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Reviewed by:
  • Creating and Restoring Wetlands: From Theory to Practice by Christopher Craft
  • Andrew H. Baldwin (bio)
Creating and Restoring Wetlands: From Theory to Practice Christopher Craft. 2016. Amsterdam, Netherlands: Elsevier. $97.50 hardcover. ISBN: 978-0-1240-7232-9. 348 pages.

At last! A book has been published that brings the ecological theory relevant to restoration of all major wetland types together with the practical, nuts-and-bolts aspects of planning and construction that are key to successful wetland restoration projects. I have taught a course on wetland restoration annually for almost a decade and have found it particularly challenging because there have been no books available that brought together both the theoretical, academic, research-based side with the practical planning, design, construction, and monitoring side. Thus, I would rely on a patchwork of theory-rich book chapters or journal articles written by academics, sections from design or construction manuals, reports written by practitioners or landscape architects, general restoration ecology or ecosystem restoration books, policy-based books, and wetland-type-specific books (see recommended readings below). This patchwork had the benefit of presenting a multitude of perspectives, but inevitably led to repetition of some concepts and lack of depth in others. No longer! Christopher Craft has distilled theoretical and practical knowledge from all major works relating to the creation and restoration of wetlands into a readable, standalone text that is equally valuable for teaching courses on wetland restoration as it is for science-based planning, building, and monitoring wetland restoration projects.

The book is logically organized in a way that proceeds from fundamental wetland science, through current theory and practice, and ends with issues relating to the future of wetland restoration. There are four parts: “Foundations,” “Restoration of Freshwater Wetlands,” “Restoration of Estuarine Wetlands,” and “From Theory to Practice.” Thirteen chapters of 20–35 pages each are distributed across the four parts, meaning that a majority of the book could be assigned and read during a semester-long course or read in entirety in a weekend or two. For those needing to find specific information quickly, each chapter has its own detailed table of contents. References are included at the end of each chapter, making it easy to find literature for each chapter topic. Creating and Restoring Wetlands is particularly well grounded in the scientific literature, including both classic and recent articles and books. The text is generally free of jargon, less formulaic, and more conversational than the writing often found in journal articles, making the book accessible to a wider audience than it might otherwise be.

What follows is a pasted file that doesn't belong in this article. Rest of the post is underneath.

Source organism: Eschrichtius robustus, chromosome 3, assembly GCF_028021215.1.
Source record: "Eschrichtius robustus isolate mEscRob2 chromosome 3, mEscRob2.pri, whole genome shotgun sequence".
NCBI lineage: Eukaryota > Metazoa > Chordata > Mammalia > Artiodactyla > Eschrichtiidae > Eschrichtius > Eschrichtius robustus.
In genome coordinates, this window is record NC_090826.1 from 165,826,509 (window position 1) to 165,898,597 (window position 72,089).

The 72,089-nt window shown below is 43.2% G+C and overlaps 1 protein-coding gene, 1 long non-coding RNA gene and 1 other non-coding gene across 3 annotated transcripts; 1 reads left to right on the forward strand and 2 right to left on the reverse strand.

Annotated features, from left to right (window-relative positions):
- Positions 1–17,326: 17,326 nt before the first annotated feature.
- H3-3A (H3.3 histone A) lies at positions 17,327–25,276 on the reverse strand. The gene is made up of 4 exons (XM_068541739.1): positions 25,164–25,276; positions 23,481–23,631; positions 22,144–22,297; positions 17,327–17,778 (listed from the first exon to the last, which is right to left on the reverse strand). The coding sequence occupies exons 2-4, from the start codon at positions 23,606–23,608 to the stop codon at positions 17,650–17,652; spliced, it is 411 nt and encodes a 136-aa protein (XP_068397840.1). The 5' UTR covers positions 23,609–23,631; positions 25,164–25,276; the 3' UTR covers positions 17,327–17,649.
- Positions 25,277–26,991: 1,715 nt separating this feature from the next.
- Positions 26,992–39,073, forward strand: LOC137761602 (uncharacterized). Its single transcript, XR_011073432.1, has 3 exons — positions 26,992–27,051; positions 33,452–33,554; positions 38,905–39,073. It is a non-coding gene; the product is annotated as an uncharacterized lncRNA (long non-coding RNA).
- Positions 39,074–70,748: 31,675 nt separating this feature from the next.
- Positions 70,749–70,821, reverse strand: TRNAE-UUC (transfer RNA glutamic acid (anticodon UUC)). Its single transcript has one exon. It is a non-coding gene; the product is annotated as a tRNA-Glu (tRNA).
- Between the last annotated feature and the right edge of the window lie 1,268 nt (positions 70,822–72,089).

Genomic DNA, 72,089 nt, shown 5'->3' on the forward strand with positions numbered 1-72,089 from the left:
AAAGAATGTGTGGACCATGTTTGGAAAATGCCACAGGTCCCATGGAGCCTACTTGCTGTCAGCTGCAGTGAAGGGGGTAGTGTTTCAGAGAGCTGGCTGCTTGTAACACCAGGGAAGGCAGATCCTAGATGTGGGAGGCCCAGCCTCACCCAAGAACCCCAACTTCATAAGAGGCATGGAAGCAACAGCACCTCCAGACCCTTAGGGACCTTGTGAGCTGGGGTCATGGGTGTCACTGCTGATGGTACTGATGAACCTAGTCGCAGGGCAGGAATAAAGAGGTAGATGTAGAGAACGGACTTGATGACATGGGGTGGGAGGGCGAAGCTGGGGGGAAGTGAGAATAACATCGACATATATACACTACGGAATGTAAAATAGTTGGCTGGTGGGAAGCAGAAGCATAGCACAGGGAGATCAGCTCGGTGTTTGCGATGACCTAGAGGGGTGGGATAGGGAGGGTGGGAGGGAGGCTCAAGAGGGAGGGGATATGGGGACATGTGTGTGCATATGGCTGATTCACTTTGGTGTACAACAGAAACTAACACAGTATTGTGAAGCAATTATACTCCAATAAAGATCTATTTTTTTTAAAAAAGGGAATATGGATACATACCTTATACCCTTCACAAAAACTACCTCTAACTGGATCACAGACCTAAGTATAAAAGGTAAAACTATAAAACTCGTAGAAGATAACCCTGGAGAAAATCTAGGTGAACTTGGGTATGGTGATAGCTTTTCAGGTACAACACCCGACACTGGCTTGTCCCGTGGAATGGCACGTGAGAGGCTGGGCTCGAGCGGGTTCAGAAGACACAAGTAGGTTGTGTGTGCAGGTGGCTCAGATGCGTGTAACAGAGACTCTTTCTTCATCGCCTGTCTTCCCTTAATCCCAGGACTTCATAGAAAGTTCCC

The first part of the book, “Foundations,” provides the underlying scientific and practical knowledge needed to engage in wetland restoration. This includes: variables controlling wetland ecosystem structure and function, regulations pertaining to wetland definition and restoration, ecological theories applicable to restoration, and the restoration process in general. Although the book is strong on all of these topics, it excels in two areas in particular in this section—ecological theory and landscape placement of restored wetlands. Other works have discussed the many ecological theories that can pertain to restoration projects (in general and specific to wetlands), but Craft takes the clarifying step of distinguishing the theoretical concepts most directly related to restoration ecology (disturbance and succession theories) from the myriad other models that undoubtedly have relevance in some contexts but are less fundamental to understanding the ecological dynamics of restored ecosystems. Wetland restoration projects can be considered catastrophic disturbances of soil, vegetation, and hydrology, comparable to hurricanes, landslides, and floods. As such, much insight can be gleaned from the rich literature on disturbance ecology, dispersal, and colonization (including invasive plants and animals), and community and ecosystem development in naturally occurring ecosystems. Turning to the landscape perspective, it has long been recognized that the position of wetlands in the watershed influences their functions (e.g., water quality improvement and flood peak moderation), and that watershed characteristics (e.g., urbanization, agriculture) in turn affect the structure and function of wetland ecosystems. However, Craft’s chapter on landscape considerations for wetland restoration is a milestone in moving ahead the critical, but often neglected, science and practice of identifying landscape stressors and prioritizing wetland restoration in the...


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